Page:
What is Information Gain? Information Gain Explained
Information gain is a measure used in decision tree algorithms and other machine learning algorithms to assess the relevance or importance of a feature in predicting or classifying a target variable. It quantifies how much information a particular feature provides about the target variable and is used to determine the order in which features are selected or split in the learning process.
The concept of this ML measure is derived from information theory and entropy. In information theory, entropy is a measure of the uncertainty or randomness in a random variable. In the context of machine learning, entropy is used to quantify the impurity or heterogeneity of a set of instances with respect to their class labels.
The information gain of a feature is calculated by comparing the entropy of the target variable before and after splitting the data based on that feature. The higher the information gain, the more useful or informative the feature is in reducing the uncertainty about the target variable.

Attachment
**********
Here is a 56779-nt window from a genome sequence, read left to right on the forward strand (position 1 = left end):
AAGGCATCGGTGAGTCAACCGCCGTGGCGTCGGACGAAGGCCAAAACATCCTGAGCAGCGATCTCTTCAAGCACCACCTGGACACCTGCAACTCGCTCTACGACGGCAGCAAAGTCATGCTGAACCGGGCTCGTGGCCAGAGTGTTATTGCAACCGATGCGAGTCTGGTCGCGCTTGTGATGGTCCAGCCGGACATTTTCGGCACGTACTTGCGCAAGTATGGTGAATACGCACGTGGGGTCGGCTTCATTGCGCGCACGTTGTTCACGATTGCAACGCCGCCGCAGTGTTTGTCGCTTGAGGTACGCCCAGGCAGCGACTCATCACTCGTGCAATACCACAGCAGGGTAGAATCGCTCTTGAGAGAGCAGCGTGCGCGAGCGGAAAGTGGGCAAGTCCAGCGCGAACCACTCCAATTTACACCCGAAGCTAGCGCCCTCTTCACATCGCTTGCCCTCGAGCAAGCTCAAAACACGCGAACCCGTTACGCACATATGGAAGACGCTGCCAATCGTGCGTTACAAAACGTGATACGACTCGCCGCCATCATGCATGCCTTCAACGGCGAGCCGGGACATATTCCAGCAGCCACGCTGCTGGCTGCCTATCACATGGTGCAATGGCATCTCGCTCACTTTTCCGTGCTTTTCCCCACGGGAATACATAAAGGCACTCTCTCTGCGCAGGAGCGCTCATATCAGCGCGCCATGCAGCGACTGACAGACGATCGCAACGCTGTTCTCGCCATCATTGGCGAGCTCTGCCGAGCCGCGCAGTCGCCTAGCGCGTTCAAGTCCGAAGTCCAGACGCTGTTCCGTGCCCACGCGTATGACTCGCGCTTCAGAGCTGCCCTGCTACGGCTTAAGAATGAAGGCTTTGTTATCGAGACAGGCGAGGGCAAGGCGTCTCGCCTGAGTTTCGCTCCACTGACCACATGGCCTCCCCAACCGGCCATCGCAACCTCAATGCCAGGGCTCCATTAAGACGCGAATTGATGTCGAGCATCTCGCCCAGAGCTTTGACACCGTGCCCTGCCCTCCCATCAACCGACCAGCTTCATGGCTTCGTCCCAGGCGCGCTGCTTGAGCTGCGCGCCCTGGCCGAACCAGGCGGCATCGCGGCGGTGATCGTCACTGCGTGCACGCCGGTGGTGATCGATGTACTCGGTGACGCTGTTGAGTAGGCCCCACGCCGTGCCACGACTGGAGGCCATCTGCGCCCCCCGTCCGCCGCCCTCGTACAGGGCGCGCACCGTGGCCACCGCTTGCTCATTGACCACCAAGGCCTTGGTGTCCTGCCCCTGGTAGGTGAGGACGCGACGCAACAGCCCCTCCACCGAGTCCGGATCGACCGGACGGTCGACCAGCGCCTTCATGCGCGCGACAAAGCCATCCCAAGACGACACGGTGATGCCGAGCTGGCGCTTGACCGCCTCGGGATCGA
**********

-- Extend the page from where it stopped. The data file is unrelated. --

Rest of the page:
Here’s how this gain is typically calculated:
Calculate the entropy of the original set: Compute the entropy of the target variable using the distribution of class labels in the entire dataset.
Split the data based on the feature: Divide the dataset into subsets based on the values of the selected feature.
Calculate the weighted average entropy of the subsets: Calculate the entropy of each subset (corresponding to a specific value of the feature) by considering the distribution of class labels within that subset. Weight each entropy value by the proportion of instances in that subset.
Calculate the information gain: Subtract the weighted average entropy of the subsets from the entropy of the original set. This yields the information gain associated with the selected feature.
This gain is typically used as a criterion to determine the best feature to split on in decision tree algorithms. The feature with the highest gain is chosen as the root or the next node in the tree. This process is recursively applied to the child nodes until a stopping criterion is met or a leaf node (terminal decision) is reached.
By selecting features with high information gain, decision tree algorithms can efficiently partition the data based on the most relevant attributes and make accurate predictions or classifications.
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